Outstanding credit card debt increased by $29.2 billion from November to December 2014, reflecting the typical spending frenzy that comes during the holiday season (for comparison, it jumped only $8.2 billion from October to November, according to Federal Reserve data). Of course, a surge in credit card debt is something that can last long after the holidays end, and if you're still paying down those high balances, you're not alone.
Say you spent an extra $1,000 in December on your credit card with a 13 percent APR (that's about average). Even if you threw $300 a month at that bill since you got it, you would be close to paying it off by now, but not quite there yet, and your balance will have grown by $24 by the time you pay it off. If you're chipping away at the debt slowly -- say, $100 a month -- you'll just finish paying for last year's gifts by the time the 2015 holiday season arrives. It's remarkable how long it can take to pay off a seemingly small amount of money.
When you're working on getting out of debt, you need to commit to a realistic repayment plan. That makes the rest of the sometimes-difficult process much easier.
Explore your options
Start by figuring out exactly how much debt you have and what the interest rate is. You can plug those figures into this credit card payoff calculator and see how quickly you'll get out of debt by continuing to make the monthly payments as you are now. If the debt-free date it calculates isn't where you'd like it to be, it's easy to see how changing your monthly payment amount can get you out of debt faster.
Changing figures in a calculator is the simple part -- allocating extra money for credit card payoff will get you out of debt faster, but it's crucial you determine an affordable amount. Unrealistic goals will only frustrate you and set you up for failure.
Figure out how much you can afford to pay each month, commit to paying it, and as long as you don't continue increasing your credit card balance, you can confidently look forward to reaching your debt-free date. Paying off that debt will also have a positive impact on your credit scores as you lower your credit utilization rate -- a nifty number that compares your credit card balances to your limits. (You can see how your credit utilization is impacting your credit scores for free on Credit.com.)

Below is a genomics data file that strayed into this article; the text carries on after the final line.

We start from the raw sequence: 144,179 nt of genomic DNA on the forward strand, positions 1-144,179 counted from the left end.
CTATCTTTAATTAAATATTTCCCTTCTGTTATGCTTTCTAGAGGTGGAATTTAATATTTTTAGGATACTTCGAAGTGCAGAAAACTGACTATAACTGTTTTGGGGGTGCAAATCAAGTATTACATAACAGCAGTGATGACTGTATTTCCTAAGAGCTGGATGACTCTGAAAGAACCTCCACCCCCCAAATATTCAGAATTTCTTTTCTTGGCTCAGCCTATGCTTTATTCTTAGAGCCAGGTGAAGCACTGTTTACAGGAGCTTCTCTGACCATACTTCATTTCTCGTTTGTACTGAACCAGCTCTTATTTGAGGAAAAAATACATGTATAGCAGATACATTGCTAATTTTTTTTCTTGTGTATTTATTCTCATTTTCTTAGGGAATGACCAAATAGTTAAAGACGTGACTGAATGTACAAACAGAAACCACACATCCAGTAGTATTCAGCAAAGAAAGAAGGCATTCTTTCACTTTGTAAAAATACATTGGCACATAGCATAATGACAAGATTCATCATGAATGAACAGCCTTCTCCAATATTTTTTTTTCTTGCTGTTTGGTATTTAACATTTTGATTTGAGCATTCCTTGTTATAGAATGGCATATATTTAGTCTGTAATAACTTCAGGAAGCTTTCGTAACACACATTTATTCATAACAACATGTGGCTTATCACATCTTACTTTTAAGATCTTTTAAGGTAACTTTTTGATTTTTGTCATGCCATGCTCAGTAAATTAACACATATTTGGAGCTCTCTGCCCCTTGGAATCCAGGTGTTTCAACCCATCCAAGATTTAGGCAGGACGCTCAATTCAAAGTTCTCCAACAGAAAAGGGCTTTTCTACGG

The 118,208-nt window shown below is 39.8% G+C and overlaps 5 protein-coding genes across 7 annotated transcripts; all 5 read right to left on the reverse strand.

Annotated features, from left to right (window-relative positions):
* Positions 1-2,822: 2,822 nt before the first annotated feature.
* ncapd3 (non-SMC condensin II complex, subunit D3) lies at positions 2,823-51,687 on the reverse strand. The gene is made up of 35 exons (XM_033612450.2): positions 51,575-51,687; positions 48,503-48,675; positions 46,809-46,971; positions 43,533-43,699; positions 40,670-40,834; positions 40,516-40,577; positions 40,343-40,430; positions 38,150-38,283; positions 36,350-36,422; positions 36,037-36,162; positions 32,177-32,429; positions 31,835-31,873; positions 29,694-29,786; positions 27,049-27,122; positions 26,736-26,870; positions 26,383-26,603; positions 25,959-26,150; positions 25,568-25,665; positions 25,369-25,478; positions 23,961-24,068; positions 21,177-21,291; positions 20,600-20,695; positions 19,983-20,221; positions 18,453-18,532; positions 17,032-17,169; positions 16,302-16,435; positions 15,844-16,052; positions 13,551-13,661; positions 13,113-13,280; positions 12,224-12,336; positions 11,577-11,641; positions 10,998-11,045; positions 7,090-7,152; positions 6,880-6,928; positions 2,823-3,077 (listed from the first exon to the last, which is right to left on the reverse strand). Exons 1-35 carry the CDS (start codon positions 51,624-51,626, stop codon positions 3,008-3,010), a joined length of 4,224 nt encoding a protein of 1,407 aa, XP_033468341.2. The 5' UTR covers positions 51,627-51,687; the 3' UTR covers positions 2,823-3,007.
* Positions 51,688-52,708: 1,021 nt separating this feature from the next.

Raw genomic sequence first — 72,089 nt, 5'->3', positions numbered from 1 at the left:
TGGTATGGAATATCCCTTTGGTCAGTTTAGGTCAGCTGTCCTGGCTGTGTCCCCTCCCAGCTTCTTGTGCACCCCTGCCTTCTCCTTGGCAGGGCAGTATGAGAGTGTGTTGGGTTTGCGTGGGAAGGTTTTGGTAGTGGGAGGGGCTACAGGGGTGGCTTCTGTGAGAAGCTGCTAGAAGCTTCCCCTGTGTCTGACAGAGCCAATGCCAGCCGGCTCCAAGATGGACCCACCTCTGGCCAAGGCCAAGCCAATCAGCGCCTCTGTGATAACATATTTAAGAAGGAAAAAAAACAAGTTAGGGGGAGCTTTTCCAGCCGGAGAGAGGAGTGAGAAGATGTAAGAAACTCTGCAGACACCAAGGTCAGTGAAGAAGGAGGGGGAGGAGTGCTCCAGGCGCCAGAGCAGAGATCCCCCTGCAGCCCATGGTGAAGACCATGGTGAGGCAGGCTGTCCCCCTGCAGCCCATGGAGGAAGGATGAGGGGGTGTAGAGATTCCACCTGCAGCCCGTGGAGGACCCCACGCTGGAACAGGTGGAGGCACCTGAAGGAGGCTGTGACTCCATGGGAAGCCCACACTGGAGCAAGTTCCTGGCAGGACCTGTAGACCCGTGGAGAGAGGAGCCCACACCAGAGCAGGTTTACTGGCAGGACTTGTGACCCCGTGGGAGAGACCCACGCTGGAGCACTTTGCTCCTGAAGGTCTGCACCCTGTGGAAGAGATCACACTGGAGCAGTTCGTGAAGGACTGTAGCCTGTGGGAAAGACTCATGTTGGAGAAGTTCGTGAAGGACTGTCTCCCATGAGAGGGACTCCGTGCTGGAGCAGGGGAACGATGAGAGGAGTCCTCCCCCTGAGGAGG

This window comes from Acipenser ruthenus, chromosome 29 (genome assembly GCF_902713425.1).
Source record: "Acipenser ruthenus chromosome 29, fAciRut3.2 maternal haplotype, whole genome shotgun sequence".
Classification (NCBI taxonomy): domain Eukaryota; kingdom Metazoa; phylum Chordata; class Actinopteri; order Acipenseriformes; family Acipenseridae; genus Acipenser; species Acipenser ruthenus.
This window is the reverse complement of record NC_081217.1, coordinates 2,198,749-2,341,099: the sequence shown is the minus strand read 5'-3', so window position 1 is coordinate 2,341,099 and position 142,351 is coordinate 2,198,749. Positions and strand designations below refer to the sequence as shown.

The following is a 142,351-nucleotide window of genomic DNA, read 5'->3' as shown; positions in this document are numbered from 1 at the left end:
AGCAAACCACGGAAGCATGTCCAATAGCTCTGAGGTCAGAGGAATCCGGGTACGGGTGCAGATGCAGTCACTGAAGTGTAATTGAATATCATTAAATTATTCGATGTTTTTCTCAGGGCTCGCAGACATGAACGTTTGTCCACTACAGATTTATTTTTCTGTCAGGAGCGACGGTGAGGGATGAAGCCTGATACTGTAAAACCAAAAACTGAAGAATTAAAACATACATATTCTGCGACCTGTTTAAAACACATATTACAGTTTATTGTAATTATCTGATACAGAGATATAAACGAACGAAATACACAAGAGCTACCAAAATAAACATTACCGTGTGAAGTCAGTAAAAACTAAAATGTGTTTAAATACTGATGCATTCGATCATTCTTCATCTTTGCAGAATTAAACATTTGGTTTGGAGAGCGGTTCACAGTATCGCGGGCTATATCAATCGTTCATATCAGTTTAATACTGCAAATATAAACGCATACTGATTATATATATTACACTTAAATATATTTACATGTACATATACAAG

Choose your approach
If you have more than one credit card with a balance, you may not be sure what's the best way to tackle the debt. There are many strategies with different advantages and drawbacks, so you need to decide what approach is most likely to help you succeed.
Some people like to start by paying off their smallest balance card first. The sooner you experience success, the more motivated you will be to pay off the next debt. That's the idea, anyway. It's called the snowball method: Start small and build momentum for eventually getting rid of all the debt.
If you're trying to get rid of your debt as quickly as possible, there's the avalanche method: Start by attacking the balance with the highest interest rate, because the balances on your lower-interest cards won't grow as quickly. Go big from the beginning so you can move out of living in debt as soon as possible.
The most important thing about making a debt-payoff plan is your ability to complete it. It's can be a huge challenge to stick to your goals, so make it easier on yourself by being honest about what you can afford and what motivates you.